Wikileaks has done it again this time with 390,000-400,000 leaked documents.
Take your pick:
In the first fourteen months, down to the “hand-over of sovereignty” and the end of the CPA (“children playing adults,” as the U.S. military contemptuously called the young and inexperienced American staff, most of them chosen by patronage) in June 2004, only $300 million of the U.S. government’s money was actually disbursed, but all of the Iraqi money was spent — althought “spent” is perhaps the wrong word, as it implies an exhange of money for goods or services. Some $12 billion of the Iraqi money was flown from New York to Baghdad in cash — 363 tonnes of one-hundred-dollar bills — and handed out to Iraqi contractors (kickbacks galore), to American contractors with good connections in the Bush administration on inflated cost-plus contracts, and to “government ministries” in Baghdad that barely existed except on paper.
Some $800 million was handed over to the U.S. military commanders for discretionary spending without being counted or even weighed. Another $1.4 billion was flown from Baghdad to the Kurdish regional government in Irbil, and has not been seen since. The $8.8 billion that passed through the new government ministries in Baghdad during the reign of the CPA has never been accounted for, and there is little prospect of finding out where it went. The Defence Ministry’s $1.3 billion procurement budget for 2005 vanished completely, together with the defence minister and the procurement chief: “It is possibly one of the biggest thefts in history,” said Ali Allawi, finance minister at the time. The CPA itself kept one fund of nearly $600 million in cash for which there is simply no paper-work, and in the final month before it left Iraq, it managed to get rid of the last $5 billion of Iraq’s money, most of it in contracts let without tender to American corporations with contacts in the White House. Auditors were not appointed until April 2004, and were not allowed to see the CPA’s accounts, such as they were, until it had disbanded and gone home. It is likely that more money was stolen in the first year of the occupation of Iraq than Mobutu Sese Seko managed to steal in thirty-two years of looting the Congo.
Gwynne Dyer, The Mess They Made: The Middle East After Iraq [pg. 18-19]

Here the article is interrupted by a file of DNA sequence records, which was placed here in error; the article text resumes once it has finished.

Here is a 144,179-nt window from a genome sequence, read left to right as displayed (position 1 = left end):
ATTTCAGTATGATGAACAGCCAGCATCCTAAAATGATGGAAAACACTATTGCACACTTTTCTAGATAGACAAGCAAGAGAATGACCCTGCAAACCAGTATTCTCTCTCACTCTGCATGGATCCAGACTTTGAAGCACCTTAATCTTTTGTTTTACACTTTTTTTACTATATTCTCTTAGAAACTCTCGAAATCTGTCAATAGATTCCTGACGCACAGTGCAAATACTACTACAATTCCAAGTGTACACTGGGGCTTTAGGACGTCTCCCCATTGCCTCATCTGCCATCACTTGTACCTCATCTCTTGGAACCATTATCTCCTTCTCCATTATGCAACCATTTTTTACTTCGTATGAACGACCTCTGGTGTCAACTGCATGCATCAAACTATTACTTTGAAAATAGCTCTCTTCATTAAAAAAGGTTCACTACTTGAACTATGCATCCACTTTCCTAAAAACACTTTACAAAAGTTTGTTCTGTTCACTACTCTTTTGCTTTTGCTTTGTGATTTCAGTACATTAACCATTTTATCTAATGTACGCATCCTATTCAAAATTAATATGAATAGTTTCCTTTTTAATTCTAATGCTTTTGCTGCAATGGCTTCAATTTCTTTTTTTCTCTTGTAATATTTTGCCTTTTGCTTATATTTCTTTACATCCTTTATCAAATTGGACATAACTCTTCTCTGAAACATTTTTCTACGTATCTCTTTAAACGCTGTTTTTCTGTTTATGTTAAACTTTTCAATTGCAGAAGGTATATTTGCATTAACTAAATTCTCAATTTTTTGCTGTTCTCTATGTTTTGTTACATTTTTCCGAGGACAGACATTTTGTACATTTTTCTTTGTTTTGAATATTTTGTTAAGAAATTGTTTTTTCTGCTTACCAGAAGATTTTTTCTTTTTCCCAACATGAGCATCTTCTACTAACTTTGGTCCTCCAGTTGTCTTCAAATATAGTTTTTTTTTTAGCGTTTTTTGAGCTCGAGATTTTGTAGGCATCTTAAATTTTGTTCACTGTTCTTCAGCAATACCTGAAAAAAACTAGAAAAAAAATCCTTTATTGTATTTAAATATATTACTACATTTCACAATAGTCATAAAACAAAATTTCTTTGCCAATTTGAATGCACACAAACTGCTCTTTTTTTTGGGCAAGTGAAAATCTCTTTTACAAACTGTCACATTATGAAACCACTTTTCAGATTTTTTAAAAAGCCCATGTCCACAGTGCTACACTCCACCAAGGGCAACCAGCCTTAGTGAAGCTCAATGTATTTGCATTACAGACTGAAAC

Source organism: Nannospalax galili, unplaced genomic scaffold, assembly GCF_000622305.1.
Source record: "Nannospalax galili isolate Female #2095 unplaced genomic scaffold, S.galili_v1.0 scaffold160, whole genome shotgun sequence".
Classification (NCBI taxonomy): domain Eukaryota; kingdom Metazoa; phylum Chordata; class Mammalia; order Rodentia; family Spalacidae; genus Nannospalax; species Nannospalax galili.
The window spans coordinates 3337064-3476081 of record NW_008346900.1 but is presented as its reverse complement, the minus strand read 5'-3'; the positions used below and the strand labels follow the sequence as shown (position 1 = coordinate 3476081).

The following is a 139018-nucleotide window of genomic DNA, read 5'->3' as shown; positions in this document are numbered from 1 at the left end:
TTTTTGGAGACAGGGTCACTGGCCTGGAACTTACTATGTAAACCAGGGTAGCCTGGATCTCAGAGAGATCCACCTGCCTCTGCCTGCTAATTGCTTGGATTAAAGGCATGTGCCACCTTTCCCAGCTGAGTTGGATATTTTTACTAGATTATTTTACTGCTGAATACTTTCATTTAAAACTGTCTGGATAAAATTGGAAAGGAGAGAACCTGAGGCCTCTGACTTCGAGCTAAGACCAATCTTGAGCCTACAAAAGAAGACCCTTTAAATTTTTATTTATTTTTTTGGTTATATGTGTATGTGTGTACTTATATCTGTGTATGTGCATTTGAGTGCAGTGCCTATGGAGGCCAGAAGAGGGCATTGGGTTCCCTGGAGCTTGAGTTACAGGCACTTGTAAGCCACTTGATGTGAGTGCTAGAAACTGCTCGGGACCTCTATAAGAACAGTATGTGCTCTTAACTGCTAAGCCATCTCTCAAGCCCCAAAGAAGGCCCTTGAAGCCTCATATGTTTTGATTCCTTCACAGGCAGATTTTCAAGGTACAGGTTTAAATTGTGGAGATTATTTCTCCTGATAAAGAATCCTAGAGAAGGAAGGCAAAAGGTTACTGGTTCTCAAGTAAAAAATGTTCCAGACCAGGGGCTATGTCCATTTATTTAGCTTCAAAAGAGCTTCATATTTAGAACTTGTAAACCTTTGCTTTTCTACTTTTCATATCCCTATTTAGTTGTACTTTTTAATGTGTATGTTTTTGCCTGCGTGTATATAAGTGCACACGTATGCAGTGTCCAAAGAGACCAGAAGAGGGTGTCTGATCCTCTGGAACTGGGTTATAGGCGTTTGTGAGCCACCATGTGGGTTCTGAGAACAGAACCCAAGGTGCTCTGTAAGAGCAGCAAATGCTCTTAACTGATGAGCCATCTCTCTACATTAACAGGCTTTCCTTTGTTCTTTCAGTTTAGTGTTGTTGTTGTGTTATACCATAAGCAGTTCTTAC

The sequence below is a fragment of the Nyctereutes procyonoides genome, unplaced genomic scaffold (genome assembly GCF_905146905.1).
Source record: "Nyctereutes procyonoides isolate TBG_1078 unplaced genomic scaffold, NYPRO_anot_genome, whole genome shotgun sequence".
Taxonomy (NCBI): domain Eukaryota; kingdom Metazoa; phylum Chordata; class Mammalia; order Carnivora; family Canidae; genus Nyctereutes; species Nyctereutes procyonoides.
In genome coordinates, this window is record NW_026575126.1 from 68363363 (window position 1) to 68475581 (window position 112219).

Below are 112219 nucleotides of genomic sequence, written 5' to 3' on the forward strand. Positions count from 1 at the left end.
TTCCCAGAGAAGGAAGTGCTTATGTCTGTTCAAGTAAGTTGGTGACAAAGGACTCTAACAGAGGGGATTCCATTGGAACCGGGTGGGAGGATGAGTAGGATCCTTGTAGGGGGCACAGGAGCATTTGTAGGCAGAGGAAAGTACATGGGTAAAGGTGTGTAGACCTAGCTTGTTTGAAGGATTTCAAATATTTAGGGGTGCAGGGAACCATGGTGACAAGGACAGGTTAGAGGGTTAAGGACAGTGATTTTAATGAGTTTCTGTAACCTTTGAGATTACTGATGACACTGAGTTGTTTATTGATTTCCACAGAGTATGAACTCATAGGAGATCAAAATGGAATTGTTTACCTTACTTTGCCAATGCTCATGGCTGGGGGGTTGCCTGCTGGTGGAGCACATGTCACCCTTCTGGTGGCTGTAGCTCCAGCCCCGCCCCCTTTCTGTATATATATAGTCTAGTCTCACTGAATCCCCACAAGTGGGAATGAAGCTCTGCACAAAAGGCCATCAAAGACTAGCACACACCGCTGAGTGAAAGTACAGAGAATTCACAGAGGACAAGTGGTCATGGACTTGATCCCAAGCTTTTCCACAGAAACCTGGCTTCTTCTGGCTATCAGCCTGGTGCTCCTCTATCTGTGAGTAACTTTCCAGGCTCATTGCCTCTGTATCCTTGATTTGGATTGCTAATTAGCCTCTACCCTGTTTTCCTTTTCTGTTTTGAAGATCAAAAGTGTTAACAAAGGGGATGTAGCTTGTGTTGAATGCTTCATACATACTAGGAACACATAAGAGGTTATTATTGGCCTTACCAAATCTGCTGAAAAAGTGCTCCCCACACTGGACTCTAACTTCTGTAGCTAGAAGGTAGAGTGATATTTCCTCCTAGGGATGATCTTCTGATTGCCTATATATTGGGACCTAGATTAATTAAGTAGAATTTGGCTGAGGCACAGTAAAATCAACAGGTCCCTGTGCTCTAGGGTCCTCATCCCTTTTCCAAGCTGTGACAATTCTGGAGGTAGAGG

Under Security Council Resolution 1483, passed on May 22nd, 2003, the United Nations transferred some $23 billion of Iraqi money derived from frozen Iraqi bank accounts, seized Iraqi assets, and Iraqi oil sales into a “Development Fund for Iraq” and put it in the hands of the CPA.
Again, one more time for emphasis: “It is likely that more money was stolen in the first year of the occupation of Iraq than Mobutu Sese Seko managed to steal in thirty-two years of looting the Congo.”
The American occupation of Iraq: a robbery like no other.
The incident that haunts him most took place early in April, near an Iraqi military compound five miles from Baghdad’s airport. “There were approximately 10 demonstrators near a tank,” he said. “We heard a shot in the distance and we started shooting at them. They all died except for one. We left the bodies there.
“We noticed that there were some RPGs [rocket-propelled grenades] about 200 metres away from them - they might have come from the military compound. The demonstrators had the ability to fire at us or at the tank, but they didn’t. The survivor was hiding behind a column about 150 metres away from us. I pointed at him and waved my weapon to tell him to get away. Half of his foot had been cut off. He went away dragging his foot. We were all laughing and cheering.
“Then an 18-wheeler [truck] came speeding around. We shot at it. One of the guys jumped out. He was on fire. The driver was dead. Then a Toyota Corolla came. We killed the driver, the other guy came out with his hands up. We shot him too.
“A gunny from Lima Company came running and said to us: ‘Hey, you just shot that guy, but he had his hands up.’ My unit, my commander and me were relieved of our command for the rest of the day. Not more than five minutes later, the Lima Company took up our position and shot a car with one woman and two children. They all died.”
The next day the platoon guarded a checkpoint at Baghdad Stadium. “A red Kia Spectra sped toward us at about 45mph. We fired a warning volley above it but the car kept coming. Then we aimed at the car and fired with full force. The Kia came to a stop right in front of me, three of the four men shot dead, the fourth wounded and covered in blood. We called the medics, but he died before they arrived. That day we killed three more civilians in the same circumstances. I talked to my captain afterwards and told him: ‘It’s a bad day.’ He said: ‘No, it’s a good day.’